Not A Bug Splat: A Giant Art Installation Targets Predator Drone Operators

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In an attempt to humanize the many hundreds of innocent people killed by U.S. drone attacks in Pakistan, an artist collective has teamed up with human rights advocates and local villagers to turn the tables on the drone operatives themselves by “targeting” them with something they rarely see from their military control rooms half-way around the world: the face of one of their potentially innocent victims.

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Tired of seeing the innocent men, women, and children of U.S. drone attacks termed “bug splats,” the French-based project is being done as a collaborative effort between artists and two human rights group, the UK-based Reprieve and the Foundation for Fundamental Rights in Pakistan, and was launched with the hashtag-friendly name, #NotaBugSplat.

From the Not A Bug Splat website: In military slang, Predator drone operators often refer to kills as ‘bug splats’, since viewing the body through a grainy video image gives the sense of an insect being crushed.

To challenge this insensitivity as well as raise awareness of civilian casualties, an artist collective installed a massive portrait facing up in the heavily bombed Khyber Pukhtoonkhwa region of Pakistan, where drone attacks regularly occur. Now, when viewed by a drone camera, what an operator sees on his screen is not an anonymous dot on the landscape, but an innocent child victim’s face.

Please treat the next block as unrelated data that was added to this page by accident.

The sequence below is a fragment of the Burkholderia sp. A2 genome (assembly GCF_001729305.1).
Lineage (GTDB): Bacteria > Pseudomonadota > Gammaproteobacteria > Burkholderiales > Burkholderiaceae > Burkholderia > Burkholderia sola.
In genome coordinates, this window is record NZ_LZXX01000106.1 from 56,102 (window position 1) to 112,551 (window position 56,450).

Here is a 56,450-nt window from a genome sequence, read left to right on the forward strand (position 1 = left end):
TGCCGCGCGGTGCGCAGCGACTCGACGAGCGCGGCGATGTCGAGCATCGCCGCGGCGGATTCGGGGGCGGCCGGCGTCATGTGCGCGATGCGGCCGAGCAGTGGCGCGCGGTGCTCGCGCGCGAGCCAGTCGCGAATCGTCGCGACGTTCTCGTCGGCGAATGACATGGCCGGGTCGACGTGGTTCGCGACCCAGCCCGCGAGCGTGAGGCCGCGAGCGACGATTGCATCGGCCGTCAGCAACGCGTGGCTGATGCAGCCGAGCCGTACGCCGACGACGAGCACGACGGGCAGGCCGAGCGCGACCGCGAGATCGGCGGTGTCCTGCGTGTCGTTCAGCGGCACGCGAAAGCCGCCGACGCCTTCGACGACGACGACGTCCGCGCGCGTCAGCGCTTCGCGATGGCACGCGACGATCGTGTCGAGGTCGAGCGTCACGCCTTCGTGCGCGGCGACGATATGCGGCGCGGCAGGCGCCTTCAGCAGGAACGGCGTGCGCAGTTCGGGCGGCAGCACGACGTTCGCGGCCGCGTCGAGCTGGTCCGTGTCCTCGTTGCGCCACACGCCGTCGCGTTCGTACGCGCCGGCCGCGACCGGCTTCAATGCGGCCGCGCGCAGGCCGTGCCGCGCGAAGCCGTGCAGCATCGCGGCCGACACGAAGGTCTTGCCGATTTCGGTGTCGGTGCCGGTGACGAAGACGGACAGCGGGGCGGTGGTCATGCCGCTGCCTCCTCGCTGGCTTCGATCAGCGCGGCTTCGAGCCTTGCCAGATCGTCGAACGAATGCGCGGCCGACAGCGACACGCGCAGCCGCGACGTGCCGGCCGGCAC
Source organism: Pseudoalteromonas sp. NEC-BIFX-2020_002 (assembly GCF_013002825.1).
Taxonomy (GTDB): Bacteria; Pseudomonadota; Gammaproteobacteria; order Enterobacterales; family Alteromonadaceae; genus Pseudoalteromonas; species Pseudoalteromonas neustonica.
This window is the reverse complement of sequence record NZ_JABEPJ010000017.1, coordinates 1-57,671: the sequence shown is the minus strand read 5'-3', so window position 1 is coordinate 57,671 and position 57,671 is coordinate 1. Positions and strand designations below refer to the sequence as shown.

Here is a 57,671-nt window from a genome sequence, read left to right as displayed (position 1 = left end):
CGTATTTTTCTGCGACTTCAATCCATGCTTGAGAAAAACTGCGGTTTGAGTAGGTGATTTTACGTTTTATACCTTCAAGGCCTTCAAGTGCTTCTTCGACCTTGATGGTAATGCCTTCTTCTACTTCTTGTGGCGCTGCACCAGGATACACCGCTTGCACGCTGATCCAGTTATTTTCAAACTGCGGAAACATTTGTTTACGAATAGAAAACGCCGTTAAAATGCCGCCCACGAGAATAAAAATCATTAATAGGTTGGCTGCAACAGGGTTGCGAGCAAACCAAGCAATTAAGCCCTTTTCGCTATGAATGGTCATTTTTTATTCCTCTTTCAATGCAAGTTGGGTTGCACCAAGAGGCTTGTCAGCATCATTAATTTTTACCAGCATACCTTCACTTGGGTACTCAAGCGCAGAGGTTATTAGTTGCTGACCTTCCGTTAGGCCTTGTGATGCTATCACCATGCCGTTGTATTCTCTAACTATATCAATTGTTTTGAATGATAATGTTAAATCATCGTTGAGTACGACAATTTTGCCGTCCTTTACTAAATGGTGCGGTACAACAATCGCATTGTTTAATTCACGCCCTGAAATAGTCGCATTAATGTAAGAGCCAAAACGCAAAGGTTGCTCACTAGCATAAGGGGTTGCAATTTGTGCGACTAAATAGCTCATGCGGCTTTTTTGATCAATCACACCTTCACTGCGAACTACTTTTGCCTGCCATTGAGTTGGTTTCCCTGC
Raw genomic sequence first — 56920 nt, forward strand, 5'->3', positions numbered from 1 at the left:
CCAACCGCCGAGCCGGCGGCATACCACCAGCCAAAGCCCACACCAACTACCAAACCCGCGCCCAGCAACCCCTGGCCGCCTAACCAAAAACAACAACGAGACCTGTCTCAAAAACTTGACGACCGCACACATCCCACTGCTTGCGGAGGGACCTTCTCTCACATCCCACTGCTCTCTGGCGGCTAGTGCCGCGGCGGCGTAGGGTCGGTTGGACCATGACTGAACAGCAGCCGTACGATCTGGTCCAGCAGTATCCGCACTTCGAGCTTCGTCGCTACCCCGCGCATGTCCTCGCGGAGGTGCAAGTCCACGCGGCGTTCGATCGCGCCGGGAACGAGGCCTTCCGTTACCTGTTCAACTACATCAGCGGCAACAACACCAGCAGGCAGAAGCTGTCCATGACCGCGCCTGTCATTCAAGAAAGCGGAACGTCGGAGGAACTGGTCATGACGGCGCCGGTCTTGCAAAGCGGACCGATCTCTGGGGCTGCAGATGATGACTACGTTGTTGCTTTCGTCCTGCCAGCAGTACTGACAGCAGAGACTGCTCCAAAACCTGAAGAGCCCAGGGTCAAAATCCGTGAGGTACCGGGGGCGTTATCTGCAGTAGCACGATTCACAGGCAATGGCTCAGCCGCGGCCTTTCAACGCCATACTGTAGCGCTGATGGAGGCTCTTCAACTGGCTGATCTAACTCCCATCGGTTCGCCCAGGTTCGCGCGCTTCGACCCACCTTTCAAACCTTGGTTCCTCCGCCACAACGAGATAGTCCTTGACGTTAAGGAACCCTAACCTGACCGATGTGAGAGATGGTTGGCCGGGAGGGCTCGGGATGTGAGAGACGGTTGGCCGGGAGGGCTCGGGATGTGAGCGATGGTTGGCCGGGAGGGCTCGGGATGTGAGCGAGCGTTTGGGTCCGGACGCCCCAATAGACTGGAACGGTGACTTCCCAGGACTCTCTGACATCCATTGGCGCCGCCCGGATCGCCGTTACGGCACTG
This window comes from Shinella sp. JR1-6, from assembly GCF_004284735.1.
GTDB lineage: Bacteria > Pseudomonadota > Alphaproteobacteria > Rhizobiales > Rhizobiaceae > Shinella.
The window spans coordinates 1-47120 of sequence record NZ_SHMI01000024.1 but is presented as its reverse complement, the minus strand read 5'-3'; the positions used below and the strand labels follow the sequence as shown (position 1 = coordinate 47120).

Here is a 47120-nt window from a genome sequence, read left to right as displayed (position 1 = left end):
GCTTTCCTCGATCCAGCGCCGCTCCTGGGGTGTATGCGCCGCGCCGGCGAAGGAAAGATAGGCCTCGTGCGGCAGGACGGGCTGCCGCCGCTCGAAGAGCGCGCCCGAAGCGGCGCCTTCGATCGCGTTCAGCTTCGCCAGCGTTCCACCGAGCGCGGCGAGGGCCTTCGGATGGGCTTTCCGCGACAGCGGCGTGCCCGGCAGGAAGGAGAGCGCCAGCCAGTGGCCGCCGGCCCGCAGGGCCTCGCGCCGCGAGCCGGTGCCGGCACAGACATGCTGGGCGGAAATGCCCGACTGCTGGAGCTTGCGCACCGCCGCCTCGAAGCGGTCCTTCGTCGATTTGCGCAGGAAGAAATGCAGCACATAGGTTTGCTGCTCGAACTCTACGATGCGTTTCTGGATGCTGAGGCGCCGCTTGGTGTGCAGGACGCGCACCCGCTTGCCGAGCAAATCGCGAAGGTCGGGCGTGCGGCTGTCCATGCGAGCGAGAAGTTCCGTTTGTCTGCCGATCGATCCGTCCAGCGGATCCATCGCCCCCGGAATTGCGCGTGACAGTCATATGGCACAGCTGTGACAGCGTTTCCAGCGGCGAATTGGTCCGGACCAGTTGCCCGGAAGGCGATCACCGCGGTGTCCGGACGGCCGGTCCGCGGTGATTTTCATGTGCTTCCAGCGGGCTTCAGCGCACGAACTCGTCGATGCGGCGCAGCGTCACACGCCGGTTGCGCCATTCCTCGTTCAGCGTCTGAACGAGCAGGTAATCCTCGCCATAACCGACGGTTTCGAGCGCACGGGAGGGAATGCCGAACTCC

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The installation is also designed to be captured by satellites in order to make it a permanent part of the landscape on online mapping sites.

The project is a collaboration of artists who made use of the French artist JR’s ‘Inside Out’ movement. Reprieve/Foundation for Fundamental Rights helped launch the effort which has been released with the hashtag #NotABugSplat

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Children gather around the installation.

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Ground view of the installation. via NotABugSplat

The child featured in the poster is nameless, but according to FFR, lost both her parents and two young siblings in a drone attack.

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The group of artists traveled inside KPK province and, with the assistance of highly enthusiastic locals, unrolled the poster amongst mud huts and farms. It is their hope that this will create empathy and introspection amongst drone operators, and will create dialogue amongst policy makers, eventually leading to decisions that will save innocent lives.

 

Source: revolution-news

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